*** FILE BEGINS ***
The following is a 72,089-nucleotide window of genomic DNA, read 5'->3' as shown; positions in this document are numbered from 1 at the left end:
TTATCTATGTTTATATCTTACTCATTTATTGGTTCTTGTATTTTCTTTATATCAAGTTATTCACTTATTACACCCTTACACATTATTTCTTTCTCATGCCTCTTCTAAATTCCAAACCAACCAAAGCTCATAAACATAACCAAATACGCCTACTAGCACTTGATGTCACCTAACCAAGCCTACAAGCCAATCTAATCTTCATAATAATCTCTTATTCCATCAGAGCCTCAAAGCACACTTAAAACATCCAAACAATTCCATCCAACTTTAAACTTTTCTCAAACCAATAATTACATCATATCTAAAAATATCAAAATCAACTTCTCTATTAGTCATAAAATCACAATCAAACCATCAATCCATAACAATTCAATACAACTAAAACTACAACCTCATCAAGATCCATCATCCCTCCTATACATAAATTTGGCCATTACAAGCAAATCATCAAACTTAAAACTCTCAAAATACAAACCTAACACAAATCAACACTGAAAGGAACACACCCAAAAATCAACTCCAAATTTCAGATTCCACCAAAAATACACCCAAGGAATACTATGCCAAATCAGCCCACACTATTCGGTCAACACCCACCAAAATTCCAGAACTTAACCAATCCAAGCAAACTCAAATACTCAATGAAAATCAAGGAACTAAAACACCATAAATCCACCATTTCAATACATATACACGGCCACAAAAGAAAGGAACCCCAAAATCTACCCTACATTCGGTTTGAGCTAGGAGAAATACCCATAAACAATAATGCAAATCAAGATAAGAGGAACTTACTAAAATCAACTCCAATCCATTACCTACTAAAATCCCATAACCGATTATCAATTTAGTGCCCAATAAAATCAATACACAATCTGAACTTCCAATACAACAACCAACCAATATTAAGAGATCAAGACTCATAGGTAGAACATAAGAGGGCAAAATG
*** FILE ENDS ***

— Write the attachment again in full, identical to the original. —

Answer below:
The following is a 72,089-nucleotide window of genomic DNA, read 5'->3' as shown; positions in this document are numbered from 1 at the left end:
TTATCTATGTTTATATCTTACTCATTTATTGGTTCTTGTATTTTCTTTATATCAAGTTATTCACTTATTACACCCTTACACATTATTTCTTTCTCATGCCTCTTCTAAATTCCAAACCAACCAAAGCTCATAAACATAACCAAATACGCCTACTAGCACTTGATGTCACCTAACCAAGCCTACAAGCCAATCTAATCTTCATAATAATCTCTTATTCCATCAGAGCCTCAAAGCACACTTAAAACATCCAAACAATTCCATCCAACTTTAAACTTTTCTCAAACCAATAATTACATCATATCTAAAAATATCAAAATCAACTTCTCTATTAGTCATAAAATCACAATCAAACCATCAATCCATAACAATTCAATACAACTAAAACTACAACCTCATCAAGATCCATCATCCCTCCTATACATAAATTTGGCCATTACAAGCAAATCATCAAACTTAAAACTCTCAAAATACAAACCTAACACAAATCAACACTGAAAGGAACACACCCAAAAATCAACTCCAAATTTCAGATTCCACCAAAAATACACCCAAGGAATACTATGCCAAATCAGCCCACACTATTCGGTCAACACCCACCAAAATTCCAGAACTTAACCAATCCAAGCAAACTCAAATACTCAATGAAAATCAAGGAACTAAAACACCATAAATCCACCATTTCAATACATATACACGGCCACAAAAGAAAGGAACCCCAAAATCTACCCTACATTCGGTTTGAGCTAGGAGAAATACCCATAAACAATAATGCAAATCAAGATAAGAGGAACTTACTAAAATCAACTCCAATCCATTACCTACTAAAATCCCATAACCGATTATCAATTTAGTGCCCAATAAAATCAATACACAATCTGAACTTCCAATACAACAACCAACCAATATTAAGAGATCAAGACTCATAGGTAGAACATAAGAGGGCAAAATG